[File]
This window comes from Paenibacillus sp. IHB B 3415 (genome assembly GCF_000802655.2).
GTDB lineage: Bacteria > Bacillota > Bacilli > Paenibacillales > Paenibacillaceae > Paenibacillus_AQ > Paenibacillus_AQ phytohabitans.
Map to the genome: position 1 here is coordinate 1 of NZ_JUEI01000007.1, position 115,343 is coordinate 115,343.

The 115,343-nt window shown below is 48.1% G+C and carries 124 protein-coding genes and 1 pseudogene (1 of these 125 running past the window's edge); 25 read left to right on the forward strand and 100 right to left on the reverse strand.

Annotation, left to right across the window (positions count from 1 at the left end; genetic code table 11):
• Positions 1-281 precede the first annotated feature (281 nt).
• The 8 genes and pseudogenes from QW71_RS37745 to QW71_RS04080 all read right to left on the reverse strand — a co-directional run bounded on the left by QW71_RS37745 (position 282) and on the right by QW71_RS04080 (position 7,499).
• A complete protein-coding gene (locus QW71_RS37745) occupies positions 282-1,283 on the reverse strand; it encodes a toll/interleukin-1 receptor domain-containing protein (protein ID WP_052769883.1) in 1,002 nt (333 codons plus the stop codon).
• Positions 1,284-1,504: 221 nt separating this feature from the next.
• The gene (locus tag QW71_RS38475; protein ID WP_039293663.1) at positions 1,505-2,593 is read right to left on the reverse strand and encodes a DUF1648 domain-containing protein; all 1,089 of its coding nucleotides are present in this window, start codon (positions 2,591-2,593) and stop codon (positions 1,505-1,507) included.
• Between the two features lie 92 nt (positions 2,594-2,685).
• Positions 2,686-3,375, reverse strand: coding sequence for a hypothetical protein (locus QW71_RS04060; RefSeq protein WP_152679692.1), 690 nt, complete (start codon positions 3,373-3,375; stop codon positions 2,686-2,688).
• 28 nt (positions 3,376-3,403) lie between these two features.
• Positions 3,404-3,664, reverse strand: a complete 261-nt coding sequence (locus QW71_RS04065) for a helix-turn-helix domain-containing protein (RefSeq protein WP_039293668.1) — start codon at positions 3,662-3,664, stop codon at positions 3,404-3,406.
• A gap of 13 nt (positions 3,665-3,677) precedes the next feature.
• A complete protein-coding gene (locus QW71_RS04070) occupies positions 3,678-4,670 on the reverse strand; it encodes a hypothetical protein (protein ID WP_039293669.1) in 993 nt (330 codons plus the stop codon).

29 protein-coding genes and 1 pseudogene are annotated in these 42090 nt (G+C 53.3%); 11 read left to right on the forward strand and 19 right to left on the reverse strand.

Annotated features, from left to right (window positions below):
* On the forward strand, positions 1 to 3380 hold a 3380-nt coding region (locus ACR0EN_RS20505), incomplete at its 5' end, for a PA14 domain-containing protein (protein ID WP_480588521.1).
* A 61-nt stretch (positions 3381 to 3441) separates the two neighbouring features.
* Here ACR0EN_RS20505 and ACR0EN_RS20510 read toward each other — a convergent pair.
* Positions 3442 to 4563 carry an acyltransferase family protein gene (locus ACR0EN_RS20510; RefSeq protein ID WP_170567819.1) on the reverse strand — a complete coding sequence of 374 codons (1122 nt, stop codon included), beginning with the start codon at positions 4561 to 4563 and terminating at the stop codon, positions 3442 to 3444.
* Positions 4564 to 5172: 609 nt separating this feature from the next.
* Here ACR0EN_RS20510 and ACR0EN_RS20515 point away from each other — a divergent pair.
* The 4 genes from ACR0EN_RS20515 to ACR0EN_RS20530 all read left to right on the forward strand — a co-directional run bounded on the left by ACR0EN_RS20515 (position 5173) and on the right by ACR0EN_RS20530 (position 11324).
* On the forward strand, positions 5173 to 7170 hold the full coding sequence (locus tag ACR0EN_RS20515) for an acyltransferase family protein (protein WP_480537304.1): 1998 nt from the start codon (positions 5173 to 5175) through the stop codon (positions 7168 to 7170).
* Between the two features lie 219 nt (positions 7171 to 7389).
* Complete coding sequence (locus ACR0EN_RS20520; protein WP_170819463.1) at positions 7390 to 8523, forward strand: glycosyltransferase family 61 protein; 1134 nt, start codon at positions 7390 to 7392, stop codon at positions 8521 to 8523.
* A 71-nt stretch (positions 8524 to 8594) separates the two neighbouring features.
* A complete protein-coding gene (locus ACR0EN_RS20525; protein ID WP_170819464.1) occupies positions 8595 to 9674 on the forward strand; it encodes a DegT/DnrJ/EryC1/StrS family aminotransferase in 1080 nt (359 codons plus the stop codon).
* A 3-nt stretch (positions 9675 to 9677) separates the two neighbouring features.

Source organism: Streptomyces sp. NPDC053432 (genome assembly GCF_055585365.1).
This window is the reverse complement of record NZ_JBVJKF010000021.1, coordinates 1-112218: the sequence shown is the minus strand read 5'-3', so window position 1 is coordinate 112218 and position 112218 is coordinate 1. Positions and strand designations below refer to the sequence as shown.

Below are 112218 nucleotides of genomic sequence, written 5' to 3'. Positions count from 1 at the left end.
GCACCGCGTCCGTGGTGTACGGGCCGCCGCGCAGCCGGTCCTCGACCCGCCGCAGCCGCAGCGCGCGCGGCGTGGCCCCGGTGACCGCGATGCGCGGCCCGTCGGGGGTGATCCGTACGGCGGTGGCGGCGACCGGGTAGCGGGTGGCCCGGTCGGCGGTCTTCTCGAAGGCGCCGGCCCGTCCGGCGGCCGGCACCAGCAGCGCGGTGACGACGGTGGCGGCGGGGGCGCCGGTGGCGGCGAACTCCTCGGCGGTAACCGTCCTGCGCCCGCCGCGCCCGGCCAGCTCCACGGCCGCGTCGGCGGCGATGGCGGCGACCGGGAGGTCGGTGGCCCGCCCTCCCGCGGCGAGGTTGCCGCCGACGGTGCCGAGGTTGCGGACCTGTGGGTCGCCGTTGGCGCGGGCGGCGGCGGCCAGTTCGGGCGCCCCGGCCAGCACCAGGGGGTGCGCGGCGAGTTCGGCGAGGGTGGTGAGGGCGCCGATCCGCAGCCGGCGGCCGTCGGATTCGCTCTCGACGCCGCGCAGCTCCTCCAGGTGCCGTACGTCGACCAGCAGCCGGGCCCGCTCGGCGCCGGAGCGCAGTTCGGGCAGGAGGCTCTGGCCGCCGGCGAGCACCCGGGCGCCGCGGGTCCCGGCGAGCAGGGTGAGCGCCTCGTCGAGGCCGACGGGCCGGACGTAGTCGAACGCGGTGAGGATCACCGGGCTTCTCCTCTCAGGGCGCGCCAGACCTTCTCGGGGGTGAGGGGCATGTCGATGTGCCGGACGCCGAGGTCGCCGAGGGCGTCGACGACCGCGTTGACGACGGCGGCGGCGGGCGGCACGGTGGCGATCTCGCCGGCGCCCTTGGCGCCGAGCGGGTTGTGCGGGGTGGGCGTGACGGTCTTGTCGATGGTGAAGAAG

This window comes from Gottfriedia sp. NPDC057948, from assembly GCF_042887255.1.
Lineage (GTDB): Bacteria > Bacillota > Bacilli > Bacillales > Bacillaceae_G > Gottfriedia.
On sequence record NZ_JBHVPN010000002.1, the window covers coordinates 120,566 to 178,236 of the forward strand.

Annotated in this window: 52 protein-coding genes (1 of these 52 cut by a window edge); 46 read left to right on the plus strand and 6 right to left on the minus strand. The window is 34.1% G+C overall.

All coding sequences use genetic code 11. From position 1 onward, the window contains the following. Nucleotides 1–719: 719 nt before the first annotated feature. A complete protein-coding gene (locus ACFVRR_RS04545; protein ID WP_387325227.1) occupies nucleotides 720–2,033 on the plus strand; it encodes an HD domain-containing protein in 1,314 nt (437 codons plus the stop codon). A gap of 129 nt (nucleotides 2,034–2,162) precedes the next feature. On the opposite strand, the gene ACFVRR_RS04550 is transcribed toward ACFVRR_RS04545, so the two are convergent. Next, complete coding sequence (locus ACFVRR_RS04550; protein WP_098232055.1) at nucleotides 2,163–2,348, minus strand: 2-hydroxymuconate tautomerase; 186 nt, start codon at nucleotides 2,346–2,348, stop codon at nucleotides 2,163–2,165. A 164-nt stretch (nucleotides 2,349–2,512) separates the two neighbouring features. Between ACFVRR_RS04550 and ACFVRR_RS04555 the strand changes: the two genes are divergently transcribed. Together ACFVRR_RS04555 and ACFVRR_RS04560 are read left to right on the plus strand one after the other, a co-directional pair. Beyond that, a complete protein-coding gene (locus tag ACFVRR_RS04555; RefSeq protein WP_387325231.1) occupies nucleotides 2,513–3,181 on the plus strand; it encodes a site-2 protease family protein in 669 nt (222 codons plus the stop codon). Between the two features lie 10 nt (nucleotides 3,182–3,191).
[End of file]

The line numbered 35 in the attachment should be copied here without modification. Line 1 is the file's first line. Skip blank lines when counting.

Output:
GCACCGCGTCCGTGGTGTACGGGCCGCCGCGCAGCCGGTCCTCGACCCGCCGCAGCCGCAGCGCGCGCGGCGTGGCCCCGGTGACCGCGATGCGCGGCCCGTCGGGGGTGATCCGTACGGCGGTGGCGGCGACCGGGTAGCGGGTGGCCCGGTCGGCGGTCTTCTCGAAGGCGCCGGCCCGTCCGGCGGCCGGCACCAGCAGCGCGGTGACGACGGTGGCGGCGGGGGCGCCGGTGGCGGCGAACTCCTCGGCGGTAACCGTCCTGCGCCCGCCGCGCCCGGCCAGCTCCACGGCCGCGTCGGCGGCGATGGCGGCGACCGGGAGGTCGGTGGCCCGCCCTCCCGCGGCGAGGTTGCCGCCGACGGTGCCGAGGTTGCGGACCTGTGGGTCGCCGTTGGCGCGGGCGGCGGCGGCCAGTTCGGGCGCCCCGGCCAGCACCAGGGGGTGCGCGGCGAGTTCGGCGAGGGTGGTGAGGGCGCCGATCCGCAGCCGGCGGCCGTCGGATTCGCTCTCGACGCCGCGCAGCTCCTCCAGGTGCCGTACGTCGACCAGCAGCCGGGCCCGCTCGGCGCCGGAGCGCAGTTCGGGCAGGAGGCTCTGGCCGCCGGCGAGCACCCGGGCGCCGCGGGTCCCGGCGAGCAGGGTGAGCGCCTCGTCGAGGCCGACGGGCCGGACGTAGTCGAACGCGGTGAGGATCACCGGGCTTCTCCTCTCAGGGCGCGCCAGACCTTCTCGGGGGTGAGGGGCATGTCGATGTGCCGGACGCCGAGGTCGCCGAGGGCGTCGACGACCGCGTTGACGACGGCGGCGGCGGGCGGCACGGTGGCGATCTCGCCGGCGCCCTTGGCGCCGAGCGGGTTGTGCGGGGTGGGCGTGACGGTCTTGTCGATGGTGAAGAAG